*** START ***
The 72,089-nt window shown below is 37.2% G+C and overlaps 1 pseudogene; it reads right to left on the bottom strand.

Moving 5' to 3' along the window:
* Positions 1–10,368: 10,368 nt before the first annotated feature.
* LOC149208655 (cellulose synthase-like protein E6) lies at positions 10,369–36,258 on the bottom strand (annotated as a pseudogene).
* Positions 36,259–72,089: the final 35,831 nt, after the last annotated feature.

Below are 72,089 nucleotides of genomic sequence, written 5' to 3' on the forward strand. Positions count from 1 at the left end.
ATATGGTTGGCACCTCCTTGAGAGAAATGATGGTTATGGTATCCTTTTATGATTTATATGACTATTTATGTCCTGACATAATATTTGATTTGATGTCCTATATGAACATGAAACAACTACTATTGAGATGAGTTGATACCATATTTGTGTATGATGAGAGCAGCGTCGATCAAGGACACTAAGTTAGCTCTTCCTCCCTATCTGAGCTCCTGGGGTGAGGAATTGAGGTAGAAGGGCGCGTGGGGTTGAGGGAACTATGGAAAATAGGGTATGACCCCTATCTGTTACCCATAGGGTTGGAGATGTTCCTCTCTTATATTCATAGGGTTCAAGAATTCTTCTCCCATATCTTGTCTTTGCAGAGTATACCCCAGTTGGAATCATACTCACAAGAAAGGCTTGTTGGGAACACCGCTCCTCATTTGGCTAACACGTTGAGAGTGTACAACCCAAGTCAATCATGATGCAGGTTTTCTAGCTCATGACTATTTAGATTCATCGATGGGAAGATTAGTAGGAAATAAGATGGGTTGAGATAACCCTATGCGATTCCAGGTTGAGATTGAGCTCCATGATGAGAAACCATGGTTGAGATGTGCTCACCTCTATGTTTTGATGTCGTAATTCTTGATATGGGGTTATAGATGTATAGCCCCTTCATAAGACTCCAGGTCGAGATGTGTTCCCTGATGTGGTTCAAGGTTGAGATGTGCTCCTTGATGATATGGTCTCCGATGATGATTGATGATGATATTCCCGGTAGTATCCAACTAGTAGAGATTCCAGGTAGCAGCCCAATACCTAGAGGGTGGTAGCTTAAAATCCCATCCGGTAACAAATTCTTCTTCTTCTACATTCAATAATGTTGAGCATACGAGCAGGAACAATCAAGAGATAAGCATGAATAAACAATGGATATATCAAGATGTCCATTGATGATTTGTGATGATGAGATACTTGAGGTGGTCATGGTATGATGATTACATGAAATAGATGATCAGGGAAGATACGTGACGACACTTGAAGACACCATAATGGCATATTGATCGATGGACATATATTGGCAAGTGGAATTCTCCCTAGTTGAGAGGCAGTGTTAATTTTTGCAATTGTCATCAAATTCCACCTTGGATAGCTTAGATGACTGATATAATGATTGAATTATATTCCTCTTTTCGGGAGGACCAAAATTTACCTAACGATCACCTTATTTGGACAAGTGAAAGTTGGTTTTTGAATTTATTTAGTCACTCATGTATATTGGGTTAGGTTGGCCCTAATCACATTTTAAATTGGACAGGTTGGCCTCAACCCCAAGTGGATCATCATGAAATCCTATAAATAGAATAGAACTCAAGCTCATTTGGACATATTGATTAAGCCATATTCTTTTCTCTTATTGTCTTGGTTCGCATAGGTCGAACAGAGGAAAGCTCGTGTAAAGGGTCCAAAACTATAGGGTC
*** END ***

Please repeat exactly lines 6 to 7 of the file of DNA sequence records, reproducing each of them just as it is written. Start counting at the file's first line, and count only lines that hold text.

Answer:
Below are 72,089 nucleotides of genomic sequence, written 5' to 3' on the forward strand. Positions count from 1 at the left end.
ATATGGTTGGCACCTCCTTGAGAGAAATGATGGTTATGGTATCCTTTTATGATTTATATGACTATTTATGTCCTGACATAATATTTGATTTGATGTCCTATATGAACATGAAACAACTACTATTGAGATGAGTTGATACCATATTTGTGTATGATGAGAGCAGCGTCGATCAAGGACACTAAGTTAGCTCTTCCTCCCTATCTGAGCTCCTGGGGTGAGGAATTGAGGTAGAAGGGCGCGTGGGGTTGAGGGAACTATGGAAAATAGGGTATGACCCCTATCTGTTACCCATAGGGTTGGAGATGTTCCTCTCTTATATTCATAGGGTTCAAGAATTCTTCTCCCATATCTTGTCTTTGCAGAGTATACCCCAGTTGGAATCATACTCACAAGAAAGGCTTGTTGGGAACACCGCTCCTCATTTGGCTAACACGTTGAGAGTGTACAACCCAAGTCAATCATGATGCAGGTTTTCTAGCTCATGACTATTTAGATTCATCGATGGGAAGATTAGTAGGAAATAAGATGGGTTGAGATAACCCTATGCGATTCCAGGTTGAGATTGAGCTCCATGATGAGAAACCATGGTTGAGATGTGCTCACCTCTATGTTTTGATGTCGTAATTCTTGATATGGGGTTATAGATGTATAGCCCCTTCATAAGACTCCAGGTCGAGATGTGTTCCCTGATGTGGTTCAAGGTTGAGATGTGCTCCTTGATGATATGGTCTCCGATGATGATTGATGATGATATTCCCGGTAGTATCCAACTAGTAGAGATTCCAGGTAGCAGCCCAATACCTAGAGGGTGGTAGCTTAAAATCCCATCCGGTAACAAATTCTTCTTCTTCTACATTCAATAATGTTGAGCATACGAGCAGGAACAATCAAGAGATAAGCATGAATAAACAATGGATATATCAAGATGTCCATTGATGATTTGTGATGATGAGATACTTGAGGTGGTCATGGTATGATGATTACATGAAATAGATGATCAGGGAAGATACGTGACGACACTTGAAGACACCATAATGGCATATTGATCGATGGACATATATTGGCAAGTGGAATTCTCCCTAGTTGAGAGGCAGTGTTAATTTTTGCAATTGTCATCAAATTCCACCTTGGATAGCTTAGATGACTGATATAATGATTGAATTATATTCCTCTTTTCGGGAGGACCAAAATTTACCTAACGATCACCTTATTTGGACAAGTGAAAGTTGGTTTTTGAATTTATTTAGTCACTCATGTATATTGGGTTAGGTTGGCCCTAATCACATTTTAAATTGGACAGGTTGGCCTCAACCCCAAGTGGATCATCATGAAATCCTATAAATAGAATAGAACTCAAGCTCATTTGGACATATTGATTAAGCCATATTCTTTTCTCTTATTGTCTTGGTTCGCATAGGTCGAACAGAGGAAAGCTCGTGTAAAGGGTCCAAAACTATAGGGTC